De Quervains tenosynovitis is a painful condition caused by inflammation of two prominent tendons that are located at the wrist and thumb.
The two tendons called the Extensor pollicus brevis and Abductor pollicus longus originate from the middle of the forearm travel down towards and over the wrist to insert into the thumb. Collectively they function to extend the thumb, whilst abductor pollicus longus extends and also abducts the thumb (lifting thumb up to the ceiling).
What causes it?
The most common cause of De Quervains tenosynovitis is the repetitive overuse of thumb and wrist whether it is occupational or hobby related. For example, the repetitive thumb movement whilst using scissors by hair dressers, landscapers using shears or whilst gardening). Trauma to the tendons from injuries to the wrist or the thumb can cause inflammation of the tendons.
In some cases, age related degeneration of the tendon sheath or underlying conditions such as rheumatoid arthritis increases the risk of the developing De Quervains tenosynovitis. Hormonal changes resulting in fluid build up in young mothers can commonly result in De Quervains tenosynovitis.
Commonly your symptoms may include:
- Pain located at base of your thumb
- Pain elicited by movement of thumb (gripping or making a fist)
- Grating or snapping feeling
- Tightness in the wrist
- Swelling surrounding the base of thumb and wrist
How is De Quervains tenosynovitis diagnosed?
Your doctor or physiotherapist will be able to diagnose the condition based on your symptoms and after doing a thorough movement assessment to rule out any other potential diagnosis.
- Finkelstein test is used to elicit symptoms to confirm De Quervains tenosynovitis.
How to test:
- Wrap your thumb with your fingers.
- Slowly bend your wrist down
A positive test would elicit pain at the site of the two tendons.
Radiological investigations in lights of ultrasound and an x-ray might be recommended for further investigations, particularly to confirm clinical diagnosis or to rule out any other possible causes of De Quervains such as osteoarthritis.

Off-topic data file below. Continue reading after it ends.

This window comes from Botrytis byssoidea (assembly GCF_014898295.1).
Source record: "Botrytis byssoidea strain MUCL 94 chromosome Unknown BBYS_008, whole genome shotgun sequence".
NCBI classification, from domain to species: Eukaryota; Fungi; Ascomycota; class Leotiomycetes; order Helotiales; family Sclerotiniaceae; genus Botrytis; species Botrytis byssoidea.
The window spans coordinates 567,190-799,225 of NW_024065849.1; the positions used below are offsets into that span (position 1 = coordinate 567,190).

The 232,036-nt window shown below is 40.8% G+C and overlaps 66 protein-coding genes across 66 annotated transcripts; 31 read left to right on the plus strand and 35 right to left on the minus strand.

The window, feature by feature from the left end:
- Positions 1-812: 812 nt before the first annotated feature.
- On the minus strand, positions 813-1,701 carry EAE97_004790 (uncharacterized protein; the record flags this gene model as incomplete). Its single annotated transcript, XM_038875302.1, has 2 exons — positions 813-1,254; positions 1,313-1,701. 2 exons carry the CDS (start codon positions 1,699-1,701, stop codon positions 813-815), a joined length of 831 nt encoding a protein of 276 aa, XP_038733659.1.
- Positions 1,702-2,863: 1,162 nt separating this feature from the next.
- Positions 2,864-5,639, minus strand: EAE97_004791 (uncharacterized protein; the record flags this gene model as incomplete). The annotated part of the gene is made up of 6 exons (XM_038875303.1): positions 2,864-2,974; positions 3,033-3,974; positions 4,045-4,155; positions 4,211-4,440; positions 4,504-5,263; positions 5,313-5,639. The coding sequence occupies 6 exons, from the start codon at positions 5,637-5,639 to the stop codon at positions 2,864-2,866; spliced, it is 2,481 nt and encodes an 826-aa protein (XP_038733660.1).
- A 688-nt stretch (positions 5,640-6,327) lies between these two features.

What treatment options are available?
Conservative (non-surgical) management
Conservative management measures are generally recommended as the first line of management for mild to moderate symptoms. This is because up to 60-70% of symptoms are likely to improve over a period of 6-8 weeks of regular physiotherapy intervention. In this period, the following strategies are recommended by your therapist to fast-track your recovery
- Rest and application of heat or cold packs
- Avoid repetitive use of thumb
- Pain medications (anti-inflammatory medications) such as diclofenac or ibuprofen
- Splints or braces
- Steroid injection
In more severe cases when conservative management has failed, surgery may be recommended by an orthopaedic specialist or surgeon.
Prior to your surgery you will have the opportunity to thoroughly discuss with your surgeon the details of the surgical procedure and about the post operative rehabilitation process.
Surgery may be performed under general or local anaesthesia. A small incision is made at the wrist and thumb region. The covering of the tendons (sheath) is then separated and expanded to provide the tendon space to allow the tendon to move smoothly within the sheath. After this the, the incision in then sutured with a firm dressing applied over the suture site.
- While you recover from the surgery, an information sheet with post operative guidelines will be provided to you by your surgical team. It is important that you must follow the guidelines recommended by your surgeon for optimal recovery.
- In most cases your will have a follow up with your surgeon few weeks after your surgery to check your wound healing and your progress. You are often times referred to physiotherapy for strength and conditioning of your wrist and hand movements to facilitate your recovery.